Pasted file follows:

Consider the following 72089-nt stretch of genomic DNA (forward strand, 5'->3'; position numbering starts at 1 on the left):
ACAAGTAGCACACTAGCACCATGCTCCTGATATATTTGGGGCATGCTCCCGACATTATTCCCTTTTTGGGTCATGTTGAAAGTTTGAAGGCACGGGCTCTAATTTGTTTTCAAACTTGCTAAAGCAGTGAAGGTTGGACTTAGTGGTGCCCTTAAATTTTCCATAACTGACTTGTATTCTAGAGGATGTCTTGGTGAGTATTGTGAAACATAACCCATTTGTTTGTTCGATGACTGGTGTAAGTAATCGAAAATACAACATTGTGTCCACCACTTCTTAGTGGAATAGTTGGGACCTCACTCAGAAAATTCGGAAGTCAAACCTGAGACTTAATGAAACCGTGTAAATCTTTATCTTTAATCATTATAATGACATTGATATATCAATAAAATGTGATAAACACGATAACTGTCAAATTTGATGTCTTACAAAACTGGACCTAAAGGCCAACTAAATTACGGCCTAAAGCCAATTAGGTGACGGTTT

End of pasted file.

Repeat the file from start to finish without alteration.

Consider the following 72089-nt stretch of genomic DNA (forward strand, 5'->3'; position numbering starts at 1 on the left):
ACAAGTAGCACACTAGCACCATGCTCCTGATATATTTGGGGCATGCTCCCGACATTATTCCCTTTTTGGGTCATGTTGAAAGTTTGAAGGCACGGGCTCTAATTTGTTTTCAAACTTGCTAAAGCAGTGAAGGTTGGACTTAGTGGTGCCCTTAAATTTTCCATAACTGACTTGTATTCTAGAGGATGTCTTGGTGAGTATTGTGAAACATAACCCATTTGTTTGTTCGATGACTGGTGTAAGTAATCGAAAATACAACATTGTGTCCACCACTTCTTAGTGGAATAGTTGGGACCTCACTCAGAAAATTCGGAAGTCAAACCTGAGACTTAATGAAACCGTGTAAATCTTTATCTTTAATCATTATAATGACATTGATATATCAATAAAATGTGATAAACACGATAACTGTCAAATTTGATGTCTTACAAAACTGGACCTAAAGGCCAACTAAATTACGGCCTAAAGCCAATTAGGTGACGGTTT